As another new year approaches, many people reflect on the past 12 months and wonder if their current career is right for them. Perhaps they would be happier doing something that they enjoy in their spare time – all of the time – as a way to generate income?
Home-based craft businesses have taken off in the last few years thanks to online marketplaces such as Etsy and eBay, but people are also quitting their day job to begin new careers as painters, designers, handymen, gardeners, and consultants, to name just a few passions that can be turned into professions.
Beyond having the talent and skills required to make money from your hobby, it’s important to have a clear strategy from day one if you want to make your business a success.
Do your research
Before you quit your day job and invest in the resources you need to start a business, make sure that there is sufficient demand for what you are offering, and at the right price. Spend lots of time getting feedback, and develop your pricing model from there.
It’s also a good idea to identify your target demographic as this will allow you to market your product or service more effectively. Check out the competition too – there’s often a lot you can learn from your rivals!
Take time to think about what the right channels are to market your business. Set up social media profiles and if necessary, a website so that your customers can find you online and get in touch with you easily.
SCORE is a non-profit organization that offers free business advice through its network of volunteer mentors, and can act as an invaluable resource when you need help in a specific area of your business.
How much can you invest?
Investing in a business is not just about money. Do you have the time required to run a company? And are you willing to invest in learning new skills to grow your business?
The cost of starting a business will vary wildly depending on what is required to get up and running. Clearly, opening a store selling furniture you have made is going to need more investment than a web designer who already has all of the hardware and software needed to offer professional services. Of course, finances must play a huge part in starting a business, but fortunately, there are plenty of resources available that explain funding options, including the USA.gov website. There are also alternative financing options to consider, such as crowdfunding platforms, like Kickstarter, or if you have built up some money in a retirement fund, you might want to look into a Rollover for Business Startups (ROBS) as a way to invest in a new venture.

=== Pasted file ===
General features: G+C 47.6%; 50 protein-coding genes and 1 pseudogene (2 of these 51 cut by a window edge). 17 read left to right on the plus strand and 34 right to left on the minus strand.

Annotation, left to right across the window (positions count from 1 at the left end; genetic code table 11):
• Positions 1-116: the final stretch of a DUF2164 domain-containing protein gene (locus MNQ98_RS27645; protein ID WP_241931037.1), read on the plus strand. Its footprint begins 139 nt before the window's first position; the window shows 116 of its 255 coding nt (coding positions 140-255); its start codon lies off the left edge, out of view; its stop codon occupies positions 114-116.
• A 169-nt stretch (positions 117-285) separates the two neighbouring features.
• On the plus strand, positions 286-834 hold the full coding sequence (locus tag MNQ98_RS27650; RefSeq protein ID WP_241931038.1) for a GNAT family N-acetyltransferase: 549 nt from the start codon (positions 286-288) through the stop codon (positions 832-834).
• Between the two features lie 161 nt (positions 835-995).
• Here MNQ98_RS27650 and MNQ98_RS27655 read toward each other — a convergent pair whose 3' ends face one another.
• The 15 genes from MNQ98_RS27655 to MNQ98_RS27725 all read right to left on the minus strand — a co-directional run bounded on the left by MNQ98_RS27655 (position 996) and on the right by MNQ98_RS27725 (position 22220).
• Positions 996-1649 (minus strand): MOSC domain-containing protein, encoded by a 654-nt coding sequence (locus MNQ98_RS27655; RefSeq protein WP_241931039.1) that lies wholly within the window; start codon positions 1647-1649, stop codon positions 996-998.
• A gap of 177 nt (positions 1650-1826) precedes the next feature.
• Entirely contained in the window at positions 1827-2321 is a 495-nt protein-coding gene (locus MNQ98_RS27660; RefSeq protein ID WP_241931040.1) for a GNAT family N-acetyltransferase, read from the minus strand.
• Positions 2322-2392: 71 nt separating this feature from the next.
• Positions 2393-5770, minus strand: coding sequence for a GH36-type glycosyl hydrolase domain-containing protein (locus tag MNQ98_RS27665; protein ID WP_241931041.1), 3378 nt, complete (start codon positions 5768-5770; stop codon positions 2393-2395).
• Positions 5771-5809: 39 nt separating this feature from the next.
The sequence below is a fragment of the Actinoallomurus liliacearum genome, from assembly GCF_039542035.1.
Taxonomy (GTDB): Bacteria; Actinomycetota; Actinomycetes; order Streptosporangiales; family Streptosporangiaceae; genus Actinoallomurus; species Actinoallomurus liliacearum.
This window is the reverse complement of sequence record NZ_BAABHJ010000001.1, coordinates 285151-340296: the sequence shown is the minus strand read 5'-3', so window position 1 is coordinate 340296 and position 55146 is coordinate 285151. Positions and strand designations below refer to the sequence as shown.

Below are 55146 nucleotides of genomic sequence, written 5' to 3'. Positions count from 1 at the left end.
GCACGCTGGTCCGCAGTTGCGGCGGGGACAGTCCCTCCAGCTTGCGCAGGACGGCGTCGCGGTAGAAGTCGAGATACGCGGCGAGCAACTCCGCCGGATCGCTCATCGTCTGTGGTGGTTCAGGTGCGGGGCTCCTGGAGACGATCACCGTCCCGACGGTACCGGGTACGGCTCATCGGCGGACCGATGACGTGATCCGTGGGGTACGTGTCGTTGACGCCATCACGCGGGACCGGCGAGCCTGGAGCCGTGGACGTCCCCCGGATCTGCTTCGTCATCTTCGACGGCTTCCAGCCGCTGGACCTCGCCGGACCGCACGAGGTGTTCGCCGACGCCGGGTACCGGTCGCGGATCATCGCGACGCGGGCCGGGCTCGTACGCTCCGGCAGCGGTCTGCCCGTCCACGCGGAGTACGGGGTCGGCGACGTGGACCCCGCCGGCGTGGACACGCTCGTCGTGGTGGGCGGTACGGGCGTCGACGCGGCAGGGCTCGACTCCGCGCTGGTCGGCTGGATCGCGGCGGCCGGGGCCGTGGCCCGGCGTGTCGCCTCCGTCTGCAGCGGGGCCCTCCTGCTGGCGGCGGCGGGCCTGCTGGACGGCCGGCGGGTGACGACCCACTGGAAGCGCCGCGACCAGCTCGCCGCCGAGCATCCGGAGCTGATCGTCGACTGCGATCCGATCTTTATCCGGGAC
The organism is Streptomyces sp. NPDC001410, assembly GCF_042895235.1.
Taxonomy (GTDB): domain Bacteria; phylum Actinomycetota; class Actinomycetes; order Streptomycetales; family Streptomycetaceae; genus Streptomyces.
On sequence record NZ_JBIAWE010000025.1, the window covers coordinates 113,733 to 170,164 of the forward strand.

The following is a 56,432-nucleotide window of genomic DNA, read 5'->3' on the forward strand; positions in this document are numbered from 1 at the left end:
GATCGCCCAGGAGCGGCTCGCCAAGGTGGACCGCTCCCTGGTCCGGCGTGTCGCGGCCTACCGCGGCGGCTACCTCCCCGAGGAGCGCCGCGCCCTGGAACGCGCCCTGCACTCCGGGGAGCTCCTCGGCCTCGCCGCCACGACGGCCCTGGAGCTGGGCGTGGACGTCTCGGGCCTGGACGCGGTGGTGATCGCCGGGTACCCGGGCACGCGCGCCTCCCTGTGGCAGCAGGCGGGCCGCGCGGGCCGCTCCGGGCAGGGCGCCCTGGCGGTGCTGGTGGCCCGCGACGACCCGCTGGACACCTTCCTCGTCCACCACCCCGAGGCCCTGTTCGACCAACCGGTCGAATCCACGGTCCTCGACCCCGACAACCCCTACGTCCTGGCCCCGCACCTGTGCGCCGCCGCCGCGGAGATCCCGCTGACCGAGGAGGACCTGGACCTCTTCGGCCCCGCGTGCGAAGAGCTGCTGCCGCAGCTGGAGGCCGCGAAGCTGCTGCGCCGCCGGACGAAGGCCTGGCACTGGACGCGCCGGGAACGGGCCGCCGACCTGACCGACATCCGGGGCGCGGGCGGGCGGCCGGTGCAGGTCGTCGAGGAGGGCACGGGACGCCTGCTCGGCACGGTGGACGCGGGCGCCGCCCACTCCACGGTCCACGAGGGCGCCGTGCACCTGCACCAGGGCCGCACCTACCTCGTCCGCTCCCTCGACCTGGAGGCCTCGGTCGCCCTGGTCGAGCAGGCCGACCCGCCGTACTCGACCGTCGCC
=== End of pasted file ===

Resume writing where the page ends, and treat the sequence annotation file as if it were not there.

Getting things up and running
Once you’ve got a robust business plan in place and have secured the necessary funding for your venture, whether you are offering services or selling products, there is a good chance that you’ll need some form of small business insurance to protect it before you take the plunge.
If you don’t think you need insurance, here are a few examples that demonstrate the risks:
- You are a dress designer with a small studio and retail premises. A client comes in for a fitting, and trips on the stairs leading down to the changing rooms, injuring themselves. The client then attempts to sue you for damages. Without general liability insurance, you will have to settle out of your own pocket, as well as taking the hit from legal costs, resulting in the risk of you losing your business.
- You are a jewelry designer who creates a bespoke engagement rings using expensive materials for a client. After delivering the finished product, the client then says that the ring doesn’t fit even though they provided the measurements, and demands their money back. Despite the fact that you have done nothing wrong, you are out of pocket for the materials, and now have to go to court as a result of the dispute surrounding what was delivered. Errors and omissions insurance (also known as professional liability insurance) could help to protect your business in a scenario such as this.
InsuranceBee provides small business insurance quotes for home and micro businesses in a wide range of sectors. For advice on the type of insurance that is right for you, get in touch with one of our experts today.
Disclaimer: Before embarking on any business venture, InsuranceBee recommends consulting an expert.